Is Your Company Following its Compensation Philosophy?

Does your company do a good job of following and communicating its philosophy around compensation? A WorldatWork study sponsored by Aon Hewitt found that while 92 percent of companies surveyed have a formal compensation philosophy, only 63 percent have it in writing. More importantly, 53 percent of the companies surveyed indicate that most employees don’t understand their company’s compensation philosophy.

Considering that fairness in pay—or lack of—is an important issue, being able to articulate your company’s overall stance on compensation strategy is a critical aspect to hiring and retaining the best employees.

WorldatWork defines a compensation philosophy as “a statement explaining an organization’s beliefs about how people should be paid, as well as how that pay should support the business strategy and fit within organization culture.” With an articulated philosophy as a starting point, a company can map out a strategy for compensating workers—below, at, or above market rate—and the components of compensation, such as salary, bonus, and stock.

Here are the three elements we believe every company should evaluate before crafting a coherent compensation philosophy or pay strategy:

  • Growth goals. Lofty goals for company growth may require more aggressive tactics for acquiring and maintaining talent. Special perks like Friday yoga or in-chair massage, retention bonuses, and large cash incentives for employee referrals may be critical components.
  • Market conditions. By regularly conducting fair market salary benchmarking, you can identify if there are any major gaps in your compensation plan.
  • Market comparison. Where does your organization want to stand relative to the market? Having a clear stance will help with decisions down the road, and gives employees clarity.

Measuring Against Goals

Once your compensation philosophy is articulated, how do you know if it’s meeting expectations? According to the WorldatWork survey, management primarily uses employee turnover/retention (61 percent of respondents) and employee satisfaction survey metrics (47 percent) to determine the effectiveness of salary programs.

While important, retention and satisfaction numbers don’t tell the whole story. They may not be helpful in identifying the root cause of any problems—if employees in certain geographies or under certain managers are especially prone to turnover, for example. Ideally, survey data can be tracked over time to help you spot trends and identify problems: The more granularly you can drill down into the responses, the more likely it is you can gain actionable insights.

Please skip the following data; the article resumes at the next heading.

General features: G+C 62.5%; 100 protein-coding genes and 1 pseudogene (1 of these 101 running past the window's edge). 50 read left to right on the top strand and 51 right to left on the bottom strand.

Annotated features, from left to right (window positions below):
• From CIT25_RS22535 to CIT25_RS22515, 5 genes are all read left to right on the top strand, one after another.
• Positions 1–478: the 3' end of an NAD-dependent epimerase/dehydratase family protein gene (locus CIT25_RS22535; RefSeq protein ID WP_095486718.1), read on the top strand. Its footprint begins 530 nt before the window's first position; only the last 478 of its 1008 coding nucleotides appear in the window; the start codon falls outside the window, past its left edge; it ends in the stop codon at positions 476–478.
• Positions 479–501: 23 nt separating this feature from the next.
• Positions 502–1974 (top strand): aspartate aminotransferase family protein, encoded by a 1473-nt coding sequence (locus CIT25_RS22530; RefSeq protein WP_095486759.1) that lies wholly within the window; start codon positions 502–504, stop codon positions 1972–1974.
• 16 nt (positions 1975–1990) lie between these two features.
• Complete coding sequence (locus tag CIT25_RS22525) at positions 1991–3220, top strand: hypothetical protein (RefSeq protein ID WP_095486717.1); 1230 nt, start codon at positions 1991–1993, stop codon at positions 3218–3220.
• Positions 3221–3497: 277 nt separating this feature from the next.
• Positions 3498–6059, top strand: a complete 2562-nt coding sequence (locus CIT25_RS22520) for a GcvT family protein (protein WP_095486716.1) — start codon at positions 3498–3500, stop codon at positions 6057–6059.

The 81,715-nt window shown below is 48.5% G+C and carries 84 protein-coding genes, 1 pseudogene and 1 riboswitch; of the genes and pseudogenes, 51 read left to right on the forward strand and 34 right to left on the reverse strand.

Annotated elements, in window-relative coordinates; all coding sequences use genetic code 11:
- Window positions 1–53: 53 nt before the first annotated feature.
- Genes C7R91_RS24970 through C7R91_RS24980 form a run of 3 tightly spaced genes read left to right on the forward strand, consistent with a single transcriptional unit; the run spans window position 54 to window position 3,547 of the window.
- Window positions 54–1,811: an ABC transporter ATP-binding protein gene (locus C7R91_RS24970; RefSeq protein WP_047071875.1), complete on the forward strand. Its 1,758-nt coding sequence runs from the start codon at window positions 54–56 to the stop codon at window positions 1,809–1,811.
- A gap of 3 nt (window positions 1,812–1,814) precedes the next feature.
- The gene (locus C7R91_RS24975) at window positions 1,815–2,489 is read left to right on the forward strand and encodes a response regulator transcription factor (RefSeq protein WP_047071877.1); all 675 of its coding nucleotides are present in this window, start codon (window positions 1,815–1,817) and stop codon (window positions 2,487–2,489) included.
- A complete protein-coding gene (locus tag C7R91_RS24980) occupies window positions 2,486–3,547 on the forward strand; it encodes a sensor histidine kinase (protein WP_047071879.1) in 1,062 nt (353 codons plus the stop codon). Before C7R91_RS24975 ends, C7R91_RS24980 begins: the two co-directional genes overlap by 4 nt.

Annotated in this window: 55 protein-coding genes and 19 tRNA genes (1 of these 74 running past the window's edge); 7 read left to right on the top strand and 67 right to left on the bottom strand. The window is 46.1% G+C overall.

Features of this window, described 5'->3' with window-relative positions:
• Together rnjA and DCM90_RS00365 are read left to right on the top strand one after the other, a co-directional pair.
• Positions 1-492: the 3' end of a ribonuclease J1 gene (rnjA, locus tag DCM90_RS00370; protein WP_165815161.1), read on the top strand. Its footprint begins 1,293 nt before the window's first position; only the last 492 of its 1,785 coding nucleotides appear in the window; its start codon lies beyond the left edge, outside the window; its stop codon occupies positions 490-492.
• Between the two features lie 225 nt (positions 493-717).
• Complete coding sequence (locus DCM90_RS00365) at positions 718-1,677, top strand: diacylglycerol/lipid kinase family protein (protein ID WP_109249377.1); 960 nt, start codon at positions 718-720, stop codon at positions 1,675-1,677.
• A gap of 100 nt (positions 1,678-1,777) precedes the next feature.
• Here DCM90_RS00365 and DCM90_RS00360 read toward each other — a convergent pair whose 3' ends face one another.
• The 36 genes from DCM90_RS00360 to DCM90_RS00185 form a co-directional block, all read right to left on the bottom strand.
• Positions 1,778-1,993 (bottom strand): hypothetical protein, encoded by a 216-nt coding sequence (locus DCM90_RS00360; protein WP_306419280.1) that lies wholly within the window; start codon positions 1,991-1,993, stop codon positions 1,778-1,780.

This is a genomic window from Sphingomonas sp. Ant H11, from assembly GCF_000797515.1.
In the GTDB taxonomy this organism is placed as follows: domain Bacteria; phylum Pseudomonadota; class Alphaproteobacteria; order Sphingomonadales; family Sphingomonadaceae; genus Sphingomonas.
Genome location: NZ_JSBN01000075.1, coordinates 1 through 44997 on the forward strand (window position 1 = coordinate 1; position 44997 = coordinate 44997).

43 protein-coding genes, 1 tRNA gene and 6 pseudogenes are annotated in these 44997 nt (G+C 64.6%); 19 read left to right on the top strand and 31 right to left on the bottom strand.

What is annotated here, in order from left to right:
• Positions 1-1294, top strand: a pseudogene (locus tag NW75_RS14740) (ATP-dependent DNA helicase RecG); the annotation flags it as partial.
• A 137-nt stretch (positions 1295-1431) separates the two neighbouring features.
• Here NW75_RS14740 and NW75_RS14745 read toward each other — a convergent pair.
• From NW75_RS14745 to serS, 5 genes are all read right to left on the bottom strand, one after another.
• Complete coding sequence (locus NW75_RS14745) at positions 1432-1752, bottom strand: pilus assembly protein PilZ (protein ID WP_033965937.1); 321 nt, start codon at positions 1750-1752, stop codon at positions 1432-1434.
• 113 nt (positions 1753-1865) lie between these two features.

53 percent of the companies  indicate most employees don’t understand their company’s compensation philosophy.

For many organizations, evaluating the effectiveness of your compensation philosophy will be a global undertaking. Remember that the simpler your approach to pay and benefits calculations, the easier they are to scale. Looking at historical data and reports on your organization’s current compensation measurements is critical. If it looks like your compensation philosophy is not working out as intended—or if there are some unfortunate consequences of earlier decisions—the ability to model possible remedies is ideal.

And finally, once you have a clear path forward, be sure to close the loop with communication to employees about your compensation philosophy. You may not call out every detail, but transparency will help employees better understand the intentions of your organization when it comes to pay.

Workday Compensation empowers employees to quickly see their total compensation on any device at any time. Compensation administrators using Workday can easily report and act on their organization’s compensation plans in real-time, and use market data to make informed decisions about compensation.